HAI-Related Litigation: What Infection Preventionists Need to Know

Litigation related to healthcare-acquired infections (HAIs) is a trend that should be on every infection preventionist (IP)’s radar for the coming decade, especially in light of the fact that the frequency of hospital professional liability claims is increasing. According to a new study released by Aon Corporation in conjunction with the American Society for Healthcare Risk Management, these claims are on the rise and are expected to continue increasing at a 1 percent annual rate.

The study, the 10th annual Hospital Professional Liability and Physician Liability Benchmark Analysis, examines trends in frequency, severity and overall loss costs related to hospital and physician professional liability; 100-plus healthcare organizations representing more than 1,500 facilities ranging from small community hospitals to large multi-state healthcare systems provided loss and exposure data for the study. The study attributes the rise in claims to the downturn in the U.S. economy, changes to the Centers for Medicare and Medicaid Services (CMS) reimbursement rules regarding so called “never-events” and changes in public sympathy toward healthcare providers.

“Worsening economic conditions in 2008 may have influenced individuals to assert claims against hospital systems,” says Erik Johnson, healthcare practice leader for Aon’s Actuarial and Analytics Practice and author of the analysis. “From 2003 through 2007 public attention was directed on tort reform activity and prohibitive medical malpractice costs for physicians. This coincided with significant reductions in professional liability claims. As public attention shifted to other subjects, the momentum of the reductions dissipated. Recently, the public focus has evolved to discussions regarding waste, inefficiency and defensive medicine. It remains to be seen how this will influence the frequency of professional liability claims.”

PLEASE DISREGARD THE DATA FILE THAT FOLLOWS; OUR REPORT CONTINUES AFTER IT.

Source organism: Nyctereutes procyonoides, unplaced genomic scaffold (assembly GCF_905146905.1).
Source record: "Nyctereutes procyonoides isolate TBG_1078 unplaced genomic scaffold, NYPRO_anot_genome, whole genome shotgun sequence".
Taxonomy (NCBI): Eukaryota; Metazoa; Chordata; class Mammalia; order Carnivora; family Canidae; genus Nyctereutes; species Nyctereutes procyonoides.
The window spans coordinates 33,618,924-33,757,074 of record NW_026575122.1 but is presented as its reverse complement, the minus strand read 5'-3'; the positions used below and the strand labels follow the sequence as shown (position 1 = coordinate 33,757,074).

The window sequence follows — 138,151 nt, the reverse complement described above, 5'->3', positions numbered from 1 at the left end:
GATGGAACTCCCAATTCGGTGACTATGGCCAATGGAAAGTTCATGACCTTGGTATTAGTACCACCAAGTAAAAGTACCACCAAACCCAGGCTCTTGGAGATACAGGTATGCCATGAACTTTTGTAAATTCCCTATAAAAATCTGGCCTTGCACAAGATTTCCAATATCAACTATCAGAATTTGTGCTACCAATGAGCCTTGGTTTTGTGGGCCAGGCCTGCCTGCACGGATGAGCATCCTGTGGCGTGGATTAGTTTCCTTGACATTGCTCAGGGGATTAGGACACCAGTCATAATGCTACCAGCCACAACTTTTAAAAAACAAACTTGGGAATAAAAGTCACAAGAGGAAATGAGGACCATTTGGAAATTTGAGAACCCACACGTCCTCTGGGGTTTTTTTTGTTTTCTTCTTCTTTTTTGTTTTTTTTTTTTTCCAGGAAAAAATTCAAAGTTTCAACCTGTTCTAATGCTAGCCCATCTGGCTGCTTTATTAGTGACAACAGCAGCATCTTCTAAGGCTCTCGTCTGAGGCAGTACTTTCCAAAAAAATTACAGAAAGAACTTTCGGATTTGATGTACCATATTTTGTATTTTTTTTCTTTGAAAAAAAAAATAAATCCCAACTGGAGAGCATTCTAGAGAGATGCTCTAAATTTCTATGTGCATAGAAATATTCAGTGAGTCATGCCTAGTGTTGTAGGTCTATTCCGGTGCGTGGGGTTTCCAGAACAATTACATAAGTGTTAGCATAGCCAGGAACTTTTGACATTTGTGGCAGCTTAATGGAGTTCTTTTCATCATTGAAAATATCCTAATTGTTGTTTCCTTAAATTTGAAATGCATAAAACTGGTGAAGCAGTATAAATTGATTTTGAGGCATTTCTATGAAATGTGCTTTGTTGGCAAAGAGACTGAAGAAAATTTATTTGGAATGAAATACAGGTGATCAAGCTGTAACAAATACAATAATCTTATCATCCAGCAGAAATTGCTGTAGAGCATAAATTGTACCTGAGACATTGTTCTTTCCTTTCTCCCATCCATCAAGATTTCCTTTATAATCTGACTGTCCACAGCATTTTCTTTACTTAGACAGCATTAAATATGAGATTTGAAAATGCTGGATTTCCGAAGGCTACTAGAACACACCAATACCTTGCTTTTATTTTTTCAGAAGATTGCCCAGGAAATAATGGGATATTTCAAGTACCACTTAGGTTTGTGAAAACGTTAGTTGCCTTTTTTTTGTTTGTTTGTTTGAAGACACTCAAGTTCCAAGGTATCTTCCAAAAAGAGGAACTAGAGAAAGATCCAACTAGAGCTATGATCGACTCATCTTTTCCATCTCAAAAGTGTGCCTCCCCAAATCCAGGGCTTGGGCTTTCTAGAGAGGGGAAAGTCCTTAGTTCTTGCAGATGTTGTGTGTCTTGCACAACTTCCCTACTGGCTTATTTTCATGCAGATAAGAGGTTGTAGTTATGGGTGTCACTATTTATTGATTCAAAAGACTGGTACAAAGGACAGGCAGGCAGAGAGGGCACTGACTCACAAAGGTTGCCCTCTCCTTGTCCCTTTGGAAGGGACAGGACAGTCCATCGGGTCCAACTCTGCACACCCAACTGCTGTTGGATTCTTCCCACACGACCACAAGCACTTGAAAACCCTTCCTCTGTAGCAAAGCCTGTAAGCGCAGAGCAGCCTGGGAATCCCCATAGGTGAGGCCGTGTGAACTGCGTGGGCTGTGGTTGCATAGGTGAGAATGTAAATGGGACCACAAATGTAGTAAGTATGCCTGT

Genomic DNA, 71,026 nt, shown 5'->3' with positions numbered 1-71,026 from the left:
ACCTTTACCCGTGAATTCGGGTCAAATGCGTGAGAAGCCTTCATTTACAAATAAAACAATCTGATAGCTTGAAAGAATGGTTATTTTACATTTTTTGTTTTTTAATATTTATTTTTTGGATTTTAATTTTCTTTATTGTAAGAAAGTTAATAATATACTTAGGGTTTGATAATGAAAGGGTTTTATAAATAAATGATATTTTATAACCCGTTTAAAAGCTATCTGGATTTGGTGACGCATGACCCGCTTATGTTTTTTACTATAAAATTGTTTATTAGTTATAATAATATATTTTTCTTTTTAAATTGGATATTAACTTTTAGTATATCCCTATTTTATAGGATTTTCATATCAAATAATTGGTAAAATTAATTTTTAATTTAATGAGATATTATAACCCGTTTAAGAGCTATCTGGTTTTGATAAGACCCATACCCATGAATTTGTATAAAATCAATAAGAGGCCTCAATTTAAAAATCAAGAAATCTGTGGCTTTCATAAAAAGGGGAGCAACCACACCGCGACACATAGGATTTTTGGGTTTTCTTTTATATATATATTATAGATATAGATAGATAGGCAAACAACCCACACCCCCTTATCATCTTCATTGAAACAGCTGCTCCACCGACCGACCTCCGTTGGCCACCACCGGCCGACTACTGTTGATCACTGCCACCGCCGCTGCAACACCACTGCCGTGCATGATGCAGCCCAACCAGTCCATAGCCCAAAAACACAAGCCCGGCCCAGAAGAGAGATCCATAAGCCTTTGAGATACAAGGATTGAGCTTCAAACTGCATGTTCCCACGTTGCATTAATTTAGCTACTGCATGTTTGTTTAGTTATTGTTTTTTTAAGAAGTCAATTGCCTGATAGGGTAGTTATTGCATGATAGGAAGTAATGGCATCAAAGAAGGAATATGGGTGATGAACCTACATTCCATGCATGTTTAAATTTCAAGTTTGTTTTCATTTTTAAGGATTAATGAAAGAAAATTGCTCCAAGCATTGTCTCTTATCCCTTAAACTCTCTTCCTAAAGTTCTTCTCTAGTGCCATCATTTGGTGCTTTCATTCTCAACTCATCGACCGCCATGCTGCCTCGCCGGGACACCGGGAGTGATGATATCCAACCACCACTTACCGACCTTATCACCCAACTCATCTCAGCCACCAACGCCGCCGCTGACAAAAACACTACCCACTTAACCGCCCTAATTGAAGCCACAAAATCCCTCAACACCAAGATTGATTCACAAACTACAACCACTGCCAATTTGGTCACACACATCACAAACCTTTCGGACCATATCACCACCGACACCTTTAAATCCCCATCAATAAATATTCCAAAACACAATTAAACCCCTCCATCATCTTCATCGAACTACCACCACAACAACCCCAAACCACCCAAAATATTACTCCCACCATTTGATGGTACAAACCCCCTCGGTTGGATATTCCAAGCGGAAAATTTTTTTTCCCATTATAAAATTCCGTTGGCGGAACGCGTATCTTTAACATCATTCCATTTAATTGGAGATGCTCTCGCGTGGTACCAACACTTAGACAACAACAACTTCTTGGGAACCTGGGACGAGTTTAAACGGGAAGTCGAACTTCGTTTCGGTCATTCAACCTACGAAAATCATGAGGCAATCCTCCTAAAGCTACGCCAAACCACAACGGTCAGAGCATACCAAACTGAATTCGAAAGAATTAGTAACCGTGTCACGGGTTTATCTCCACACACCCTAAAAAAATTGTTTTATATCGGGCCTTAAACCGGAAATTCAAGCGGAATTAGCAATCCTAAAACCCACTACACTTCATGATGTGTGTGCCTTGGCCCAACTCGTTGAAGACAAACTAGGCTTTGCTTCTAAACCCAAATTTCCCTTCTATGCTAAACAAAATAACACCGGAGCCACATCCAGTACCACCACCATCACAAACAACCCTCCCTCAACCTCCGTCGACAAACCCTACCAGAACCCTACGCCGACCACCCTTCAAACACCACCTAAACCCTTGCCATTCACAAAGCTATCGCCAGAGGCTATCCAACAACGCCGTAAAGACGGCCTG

The study also found that 1 out of every 4 claims and 24 percent of hospital professional liability costs are associated with hospital-acquired conditions such as infections and injuries, medication errors, retained objects during surgery and pressure ulcers. Juries may be starting to take notice of this trend; Hsieh (2009) reports that recently, a jury in Suffolk County, New York awarded $13.5 million to a 40-year-old woman who died of a flesh-eating bacteria that she contracted during chemotherapy treatment at Dana-Farber Cancer Institute. Hsieh (2009) also quotes Gloria Seidule, an attorney at Seidule & Webber, as noting, “Anyone providing healthcare to an individual is no longer going to have immunity for transmitting infections.” Seidule is also litigating a hospital-acquired infection lawsuit involving methicillin-resistant Staphylococcus aureus (MRSA). Hsieh (2009) also reports that Mary Coffey, an attorney at Coffey Nichols, recently won a $2.58 million verdict for a 69-year-old man who contracted MRSA through an IV that was administered in the ambulance following a heart attack. When doctors inserted a pacemaker, the infection spread, ultimately resulting in the loss of a kidney and a leg.

During the “Changing Legal and Regulatory Landscape” conference sponsored by the Association for Professionals in Infection Control and Epidemiology (APIC) held in November, a panel of experts addressed the legal issues surrounding HAIs. Panelist Russell Nassof, director of strategic initiatives at TRC, says, “Changes in the regulatory environment, reimbursement practices and legal standards along with drastic changes in healthcare itself are creating a potential ‘perfect storm’ of liability and increase risk for healthcare-associated infections in healthcare facilities today.”